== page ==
Mallaig and District Canoe Club

Mallaig and District Canoe Club - Trips 2014

Double click any image to enlarge. Click to decrease size again.




Latest news
.................

Touring
.................

Coaching
.................

Whitewater
.................

Open boating
.................

Trip reports and pics
.................

Contacts
and useful
links

.................


Membership
.................


For sale
.................

BCU awards
.................

Constitution
.................

Trip planning aids
.................

 

 

 

 

 

 

 

 

 

 

 

 

 

 

 

 

 

 

 

 

 

 

 

 

 

 

 

 

 

 

 

 

 

 

 

 

 

 

 

 

 

 

 

 

 

 

 

 

 

 

 

 

 

 

 

 

 

 

 

 

 

 

 

 

 

 

 

 

 

 

 

 

 

 

 

 

 

 

 

 

 

 

 

 

 

 

 

 

 

 

 

 

 

 

 

 

 

 

 

 

 

 

 

 

 

 

 

 

 

 

 

 

 

 

 

 

 

 

 

 

 

 

 

 

 

 

 

 

 

 

 

 

 

 

 

 

 

 

 

 

 

 

 

 

 

 

 

 

 

 

 

 

 

 

 

 

 

 

 

 

 

 

 

 

 

 

 

 

 

 

 

 

 

 

 

 

 

 

 

 

 

 

 

 

 

 

 

 

 

 

 

 

 

 

 

 

 

 

 

 

 

 

 

 

 

 

 

 

 

 

 

 

 

 

 

 

 

 

 

 

 

 

 

 

 

 

 

 

 

 

 

 

 

 

 

 

 

 

 

 

 

 

 

 

 

 

 

 

 

 

 

 

1
April 5th - Kingairloch to Corran (replaced Gigha trip)
Photos Allan Lindsay

At the Corran Ferry. Disappinting not to get to Gigha but forecast poor everywhere on the west coast for Sunday.

At Camus na Croise, near Kingairloch
Kufagower bothy W.C.!
The Kufagower private bothy, between Kingairloch and Corran. Allan, Ruth and John.
Looking towards Clovullin and Corran

April 26th. - Kinlochleven
On the only windy day of the week, eleven of us met at Ballachulish. We paddled up to and under the Ballachulish Bridge, then back to the largest of the Burial Isles, Eilean Munde, for lunch and exploration of various old graves. We had a sunny, sheltered lunch spot, so were unaware that the wind had picked up a bit. Some headed straight back to Ballachulish, whilst a few of us slogged into the wind to Invercoe. There seemed little point slogging further into the wind to Caolsnacon, so we admired Roger's excellent repertoire of rolls for a while, then had a wind-assisted paddle back to Ballachulish.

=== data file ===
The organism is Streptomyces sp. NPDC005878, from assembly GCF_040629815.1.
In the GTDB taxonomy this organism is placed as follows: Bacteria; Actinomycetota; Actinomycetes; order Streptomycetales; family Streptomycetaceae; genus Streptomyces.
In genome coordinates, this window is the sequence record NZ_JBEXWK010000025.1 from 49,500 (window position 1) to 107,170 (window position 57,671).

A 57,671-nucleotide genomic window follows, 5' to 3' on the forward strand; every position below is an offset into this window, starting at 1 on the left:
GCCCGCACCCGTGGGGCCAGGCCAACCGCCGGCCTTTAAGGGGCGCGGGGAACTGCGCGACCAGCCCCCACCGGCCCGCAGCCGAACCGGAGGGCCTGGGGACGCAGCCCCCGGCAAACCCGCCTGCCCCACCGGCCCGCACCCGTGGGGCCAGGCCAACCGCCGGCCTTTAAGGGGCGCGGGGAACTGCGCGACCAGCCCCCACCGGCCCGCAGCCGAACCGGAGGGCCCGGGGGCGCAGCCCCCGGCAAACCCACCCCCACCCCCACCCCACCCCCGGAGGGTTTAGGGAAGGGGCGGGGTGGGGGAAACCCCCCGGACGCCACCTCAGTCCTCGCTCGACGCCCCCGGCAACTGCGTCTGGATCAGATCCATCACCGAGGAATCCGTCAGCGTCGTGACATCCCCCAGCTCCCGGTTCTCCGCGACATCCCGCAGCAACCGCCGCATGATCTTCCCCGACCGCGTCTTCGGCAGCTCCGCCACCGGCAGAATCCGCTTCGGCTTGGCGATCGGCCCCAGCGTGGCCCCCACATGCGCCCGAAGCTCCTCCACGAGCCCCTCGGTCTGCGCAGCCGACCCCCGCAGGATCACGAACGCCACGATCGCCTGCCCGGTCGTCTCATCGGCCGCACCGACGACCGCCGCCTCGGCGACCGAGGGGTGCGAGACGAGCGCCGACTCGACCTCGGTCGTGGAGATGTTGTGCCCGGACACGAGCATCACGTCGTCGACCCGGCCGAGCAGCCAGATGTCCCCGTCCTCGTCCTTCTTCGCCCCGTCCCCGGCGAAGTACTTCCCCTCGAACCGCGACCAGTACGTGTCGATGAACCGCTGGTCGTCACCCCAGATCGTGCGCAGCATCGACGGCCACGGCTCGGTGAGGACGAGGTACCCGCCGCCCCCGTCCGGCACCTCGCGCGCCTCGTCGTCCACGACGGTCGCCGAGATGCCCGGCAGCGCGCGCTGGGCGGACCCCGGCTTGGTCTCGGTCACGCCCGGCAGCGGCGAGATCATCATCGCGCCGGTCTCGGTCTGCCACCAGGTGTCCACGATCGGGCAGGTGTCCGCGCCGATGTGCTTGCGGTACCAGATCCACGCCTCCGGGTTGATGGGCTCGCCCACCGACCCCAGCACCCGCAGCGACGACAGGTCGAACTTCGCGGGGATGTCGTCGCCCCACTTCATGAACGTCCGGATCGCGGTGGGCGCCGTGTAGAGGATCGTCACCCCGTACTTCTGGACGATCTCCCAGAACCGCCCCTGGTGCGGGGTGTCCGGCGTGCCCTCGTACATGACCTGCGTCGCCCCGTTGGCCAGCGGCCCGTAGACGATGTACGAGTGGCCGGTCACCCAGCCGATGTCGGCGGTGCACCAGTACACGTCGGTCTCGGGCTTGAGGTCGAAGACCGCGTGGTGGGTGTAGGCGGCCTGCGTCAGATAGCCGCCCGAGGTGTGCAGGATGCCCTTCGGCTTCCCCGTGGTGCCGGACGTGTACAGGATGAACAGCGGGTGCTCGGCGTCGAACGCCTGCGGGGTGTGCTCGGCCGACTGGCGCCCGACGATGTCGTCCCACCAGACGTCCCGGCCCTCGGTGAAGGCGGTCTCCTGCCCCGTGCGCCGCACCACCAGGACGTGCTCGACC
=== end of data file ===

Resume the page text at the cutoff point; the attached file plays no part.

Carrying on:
Not very far, circa 8-10k, but the cobwebs were blown away and it was good to get out and to enjoy the lovely scenery around Loch Leven.
Bill Scott, Heather Lloyd, Mike Earrey, Elaine Goldsmith, Roger and Fiona Wild, Liz and Bernie Swan, David Doogan, MA Harper. Photos Roger Wild


May4th. - Rescue Day - Glenuig

Twenty hardy souls attended the rescue day on 4th May. We paddled around from Glenuig and landed at Samalaman where Mike and John gave us an excellent demonstration of assisted rescue. We then split into groups of three or four and practised bracing and towing before landing for lunch on the beach. The afternoon consisted of capsize rescues, cowboys and all manners of getting back in a boat. Enthusiasm was boundless and it was difficult to get everyone to call it a day. A few finished off with a trip around the island.

Participants were (from left to right in the photo): Martyn Green, John Jenkins, Mike Martin, Cathy Mayne, Fiona Wild, Jill Skeoch, Roy Harkins, Colin Biddulph,
Heather Morton-Lloyd, Mike Kingswood, M.A. Harper, Elaine Goldsmith, Bill Skeoch, Pat Lawson, Michelle MacDonald, Allan Lindsay, Kirsty Bloom, David Doogan, Ruth Sime. Group photo: Roger Wild. Other photos Allan Lindsay


May 10th/11th. - Loch Sween
 
After much studying of forecasts and many emails, the advance parties arrived at Tayvallich campsite on Friday evening, our base for the weekend. Despite mixed reviews
online, mine host turned out to be very friendly and the facilities very clean, with plenty of space on the freshly mown field above the static caravans. A grey but calm morning saw the arrival of a few more early risers and a couple of vehicles were shuttled to the head of Loch na Cille. Launching into Carsaig Bay, the brief glimpse of an otter was a good omen for the paddle ahead and despite low water we were able to hug the shore and squeeze past various rugged eilean at the head of the peninsula. Jura dominated the view to the west and the Paps gradually appeared out of the cloud as the weather improved. In the absence of any sandy bays, we were able to pull out for lunch near the jetty at Keillmore before paddling directly to Eilean Mor, largest of the MacCormaig Isles. For a short time owned by the Scottish National Party, the considerable remains of the 9th century chapel and the tiny rocky cleft chosen by St Cormac for his retreat a couple of centuries earlier are well worth a visit. Back on the water we skirted the Island of Danna into the sheltered waters of Loch na Cille where our vehicles awaited. To round off a fantastic day we enjoyed an excellent meal together in the Tayvallich Inn, washed down with some very tasty beers from the Loch Ness Brewery in Drumnadrochit.
 
Sunday’s weather followed a similar pattern and we launched from outside the pub, paddling into Loch Sween , east around Rubh’ an Oib and into the tangle of shallow